Prostate cancer is the top cancer found in Nebraska men, but a new study finds men over 75 shouldn’t bother getting prostate cancer screenings. Urologist Dr. Richard Williams disagrees — and says you can’t make a blanket statement about all patients and they should all be treated individually.
Dr. Williams says, “If they come in and they have multiple co-morbidities like heart disease, other cancers, etcetera, then the likelihood of living five to ten years is not very (good) to begin with and to try to determine whether they have prostate cancer may not be useful to them.” By the same token, he says an otherwise healthy older man may benefit greatly from a screening.
Williams says, “A 75-year-old comes in who has no other illnesses, his parents lived to 95, he has a good chance of surviving and it might be useful to be sure he doesn’t have prostate cancer.” The study from the U-S Preventive Services Task Force found that screening can detect some cases of prostate cancer, but the benefits of treatment in men over 75 are small to none, while treatment often causes moderate-to-substantial harm. Williams says prostate cancer is the most common cancer in men and it’s the number-two cancer killer of men.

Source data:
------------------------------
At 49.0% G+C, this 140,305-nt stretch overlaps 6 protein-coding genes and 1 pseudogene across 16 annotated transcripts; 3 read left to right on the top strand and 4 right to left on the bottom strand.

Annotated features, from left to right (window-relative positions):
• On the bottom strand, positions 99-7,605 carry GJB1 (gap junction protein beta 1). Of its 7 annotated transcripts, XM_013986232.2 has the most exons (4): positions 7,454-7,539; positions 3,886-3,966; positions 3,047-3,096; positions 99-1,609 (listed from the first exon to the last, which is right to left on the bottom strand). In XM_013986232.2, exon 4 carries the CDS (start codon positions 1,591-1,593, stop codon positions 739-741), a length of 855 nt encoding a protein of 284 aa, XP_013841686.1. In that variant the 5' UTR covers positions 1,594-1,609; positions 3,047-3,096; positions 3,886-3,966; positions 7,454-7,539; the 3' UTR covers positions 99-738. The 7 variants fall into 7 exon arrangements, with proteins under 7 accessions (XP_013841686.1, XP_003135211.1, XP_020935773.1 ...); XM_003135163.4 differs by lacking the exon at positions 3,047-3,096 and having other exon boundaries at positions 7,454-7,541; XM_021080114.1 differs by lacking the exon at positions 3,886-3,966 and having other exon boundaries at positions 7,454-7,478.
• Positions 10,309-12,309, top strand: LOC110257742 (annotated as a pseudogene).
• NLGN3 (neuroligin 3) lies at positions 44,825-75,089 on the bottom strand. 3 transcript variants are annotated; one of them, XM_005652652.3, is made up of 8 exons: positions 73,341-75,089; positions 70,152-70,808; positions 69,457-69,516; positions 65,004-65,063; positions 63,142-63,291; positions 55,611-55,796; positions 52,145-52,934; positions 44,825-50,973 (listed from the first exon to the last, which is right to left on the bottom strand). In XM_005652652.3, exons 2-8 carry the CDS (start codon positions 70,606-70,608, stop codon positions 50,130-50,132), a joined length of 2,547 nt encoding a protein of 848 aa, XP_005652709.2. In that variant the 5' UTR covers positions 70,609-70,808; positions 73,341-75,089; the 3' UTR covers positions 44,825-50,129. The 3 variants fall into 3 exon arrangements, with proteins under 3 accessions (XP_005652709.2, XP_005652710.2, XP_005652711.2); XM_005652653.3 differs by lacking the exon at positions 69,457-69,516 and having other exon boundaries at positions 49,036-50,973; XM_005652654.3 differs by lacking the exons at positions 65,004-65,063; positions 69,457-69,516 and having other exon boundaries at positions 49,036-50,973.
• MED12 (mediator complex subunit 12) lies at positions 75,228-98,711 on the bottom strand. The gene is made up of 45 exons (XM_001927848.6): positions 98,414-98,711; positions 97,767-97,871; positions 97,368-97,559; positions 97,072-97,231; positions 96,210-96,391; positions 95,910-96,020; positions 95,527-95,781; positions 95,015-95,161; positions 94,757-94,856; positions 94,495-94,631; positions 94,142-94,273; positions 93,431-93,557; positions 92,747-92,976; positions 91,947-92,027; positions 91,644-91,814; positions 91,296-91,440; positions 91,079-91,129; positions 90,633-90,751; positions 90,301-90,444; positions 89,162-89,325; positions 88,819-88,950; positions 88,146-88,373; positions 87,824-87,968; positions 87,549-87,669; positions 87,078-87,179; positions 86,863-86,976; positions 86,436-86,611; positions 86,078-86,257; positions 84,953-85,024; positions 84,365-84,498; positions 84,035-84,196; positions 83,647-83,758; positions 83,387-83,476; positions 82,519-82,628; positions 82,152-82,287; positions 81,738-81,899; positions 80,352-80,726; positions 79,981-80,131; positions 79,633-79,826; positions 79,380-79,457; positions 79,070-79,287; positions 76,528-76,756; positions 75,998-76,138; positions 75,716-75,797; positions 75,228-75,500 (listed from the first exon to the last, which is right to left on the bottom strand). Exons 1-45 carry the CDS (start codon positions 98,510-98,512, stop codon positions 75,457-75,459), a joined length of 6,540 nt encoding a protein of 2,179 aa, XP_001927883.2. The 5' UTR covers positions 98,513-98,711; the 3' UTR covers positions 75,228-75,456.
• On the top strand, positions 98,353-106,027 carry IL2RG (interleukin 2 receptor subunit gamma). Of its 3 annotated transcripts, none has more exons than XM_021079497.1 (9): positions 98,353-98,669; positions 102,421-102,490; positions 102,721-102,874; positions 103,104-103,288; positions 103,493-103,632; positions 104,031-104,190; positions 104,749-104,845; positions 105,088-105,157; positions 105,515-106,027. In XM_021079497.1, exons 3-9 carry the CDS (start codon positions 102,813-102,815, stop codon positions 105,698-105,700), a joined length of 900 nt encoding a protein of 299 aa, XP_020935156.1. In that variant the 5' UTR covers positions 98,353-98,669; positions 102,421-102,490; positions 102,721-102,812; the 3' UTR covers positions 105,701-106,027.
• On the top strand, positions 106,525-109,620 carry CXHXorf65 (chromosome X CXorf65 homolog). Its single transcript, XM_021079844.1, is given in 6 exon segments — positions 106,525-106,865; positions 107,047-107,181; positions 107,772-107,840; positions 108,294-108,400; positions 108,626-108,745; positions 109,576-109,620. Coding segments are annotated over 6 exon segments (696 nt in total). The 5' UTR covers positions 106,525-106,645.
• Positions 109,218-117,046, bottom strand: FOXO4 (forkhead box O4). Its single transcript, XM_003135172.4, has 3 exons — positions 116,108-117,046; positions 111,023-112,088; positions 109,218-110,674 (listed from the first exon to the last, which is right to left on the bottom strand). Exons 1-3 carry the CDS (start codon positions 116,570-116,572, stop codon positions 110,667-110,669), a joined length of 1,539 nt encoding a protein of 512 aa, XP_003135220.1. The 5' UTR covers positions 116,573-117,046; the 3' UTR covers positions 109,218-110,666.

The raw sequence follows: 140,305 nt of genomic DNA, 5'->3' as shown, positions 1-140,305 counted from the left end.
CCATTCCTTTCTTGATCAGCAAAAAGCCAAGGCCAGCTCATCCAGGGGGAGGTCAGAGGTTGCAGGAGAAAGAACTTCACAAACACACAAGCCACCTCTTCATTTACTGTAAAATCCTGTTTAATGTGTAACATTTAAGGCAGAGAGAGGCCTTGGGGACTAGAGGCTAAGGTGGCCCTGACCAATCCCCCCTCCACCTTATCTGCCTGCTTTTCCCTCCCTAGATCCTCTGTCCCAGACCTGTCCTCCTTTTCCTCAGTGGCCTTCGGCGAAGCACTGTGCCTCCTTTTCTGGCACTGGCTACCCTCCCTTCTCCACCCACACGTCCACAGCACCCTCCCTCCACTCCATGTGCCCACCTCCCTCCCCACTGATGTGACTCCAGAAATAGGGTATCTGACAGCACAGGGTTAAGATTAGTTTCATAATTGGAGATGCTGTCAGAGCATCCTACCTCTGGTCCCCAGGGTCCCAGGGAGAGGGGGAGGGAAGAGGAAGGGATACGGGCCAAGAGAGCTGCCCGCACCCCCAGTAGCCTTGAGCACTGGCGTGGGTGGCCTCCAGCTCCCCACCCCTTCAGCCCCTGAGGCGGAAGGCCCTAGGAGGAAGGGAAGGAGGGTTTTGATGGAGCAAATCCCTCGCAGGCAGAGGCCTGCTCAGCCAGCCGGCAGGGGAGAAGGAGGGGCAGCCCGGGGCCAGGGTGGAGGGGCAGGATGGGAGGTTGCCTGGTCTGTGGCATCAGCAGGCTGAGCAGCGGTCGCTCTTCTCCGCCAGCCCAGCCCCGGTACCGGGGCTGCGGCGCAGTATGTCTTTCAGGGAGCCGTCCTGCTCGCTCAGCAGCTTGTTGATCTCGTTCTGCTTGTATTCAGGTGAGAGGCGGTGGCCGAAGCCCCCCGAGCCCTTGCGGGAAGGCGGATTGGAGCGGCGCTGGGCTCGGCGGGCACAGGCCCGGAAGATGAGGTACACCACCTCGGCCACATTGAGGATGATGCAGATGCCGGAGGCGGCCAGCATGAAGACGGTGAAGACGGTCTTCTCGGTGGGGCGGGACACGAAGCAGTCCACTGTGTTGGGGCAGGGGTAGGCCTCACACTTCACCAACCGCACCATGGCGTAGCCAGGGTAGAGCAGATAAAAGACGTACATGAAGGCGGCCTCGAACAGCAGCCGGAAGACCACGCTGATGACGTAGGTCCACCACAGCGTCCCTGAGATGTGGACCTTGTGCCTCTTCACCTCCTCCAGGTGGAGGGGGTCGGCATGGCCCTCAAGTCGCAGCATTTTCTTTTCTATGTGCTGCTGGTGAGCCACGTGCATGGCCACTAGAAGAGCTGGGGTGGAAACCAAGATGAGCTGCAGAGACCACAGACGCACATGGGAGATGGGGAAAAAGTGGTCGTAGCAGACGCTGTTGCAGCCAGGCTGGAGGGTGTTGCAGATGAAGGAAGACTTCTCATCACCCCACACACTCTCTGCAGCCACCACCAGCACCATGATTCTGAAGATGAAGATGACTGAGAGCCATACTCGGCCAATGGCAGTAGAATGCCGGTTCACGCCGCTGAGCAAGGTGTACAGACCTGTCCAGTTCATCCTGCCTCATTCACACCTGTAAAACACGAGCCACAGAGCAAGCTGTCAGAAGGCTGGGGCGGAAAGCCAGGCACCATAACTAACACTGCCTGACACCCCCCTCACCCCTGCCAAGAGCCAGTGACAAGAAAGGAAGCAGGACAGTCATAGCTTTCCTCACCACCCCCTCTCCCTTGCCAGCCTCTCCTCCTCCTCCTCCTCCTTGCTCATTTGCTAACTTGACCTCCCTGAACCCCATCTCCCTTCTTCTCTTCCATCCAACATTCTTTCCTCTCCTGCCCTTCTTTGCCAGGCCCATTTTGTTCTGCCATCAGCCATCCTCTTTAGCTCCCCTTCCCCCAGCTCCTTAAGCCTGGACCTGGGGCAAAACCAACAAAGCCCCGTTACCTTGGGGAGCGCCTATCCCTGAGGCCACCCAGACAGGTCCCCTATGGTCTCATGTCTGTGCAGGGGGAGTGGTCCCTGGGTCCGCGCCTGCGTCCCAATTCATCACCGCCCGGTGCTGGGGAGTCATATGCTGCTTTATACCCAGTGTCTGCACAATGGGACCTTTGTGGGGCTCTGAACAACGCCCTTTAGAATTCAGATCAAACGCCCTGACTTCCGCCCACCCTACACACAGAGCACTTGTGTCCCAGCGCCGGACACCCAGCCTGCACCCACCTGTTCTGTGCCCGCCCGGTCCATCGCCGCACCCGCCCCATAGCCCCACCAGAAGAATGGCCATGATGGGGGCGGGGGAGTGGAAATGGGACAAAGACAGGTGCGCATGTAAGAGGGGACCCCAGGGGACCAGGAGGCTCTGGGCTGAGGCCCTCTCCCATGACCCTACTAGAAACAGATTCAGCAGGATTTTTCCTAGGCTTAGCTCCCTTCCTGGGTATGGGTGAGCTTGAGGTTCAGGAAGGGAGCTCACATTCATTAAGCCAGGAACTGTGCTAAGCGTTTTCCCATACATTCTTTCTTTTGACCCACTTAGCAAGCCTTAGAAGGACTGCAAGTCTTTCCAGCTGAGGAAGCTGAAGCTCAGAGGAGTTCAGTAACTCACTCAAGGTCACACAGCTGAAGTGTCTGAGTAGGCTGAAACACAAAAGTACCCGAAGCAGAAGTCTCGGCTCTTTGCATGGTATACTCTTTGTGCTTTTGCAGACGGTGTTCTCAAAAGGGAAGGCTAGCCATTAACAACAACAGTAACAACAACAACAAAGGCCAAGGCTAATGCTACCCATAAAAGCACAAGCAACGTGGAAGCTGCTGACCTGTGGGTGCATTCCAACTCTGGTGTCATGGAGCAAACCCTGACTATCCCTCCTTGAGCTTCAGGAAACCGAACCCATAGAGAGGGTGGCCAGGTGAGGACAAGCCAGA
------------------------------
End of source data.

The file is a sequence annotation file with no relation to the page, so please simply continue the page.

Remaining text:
“Men who are 70 or older tend to have prostate cancer about 70-percent of the time,” Williams says. “If you were to take out everybody’s prostate and look at it, that’s what you’d find, but, importantly, a very low percentage of those patients who have prostate cancer will actually progress, so we don’t need to know whether they have it in every patient.” He emphasizes that every man is different and every case is different.
“Every patient is an individual,” Williams says. “You deal with them and their specifics and you discuss with them the need, or not need, to look for prostate cancer in them.” He says men should start getting screened for prostate cancer between 45 and 50, earlier if there’s a family history of the disease.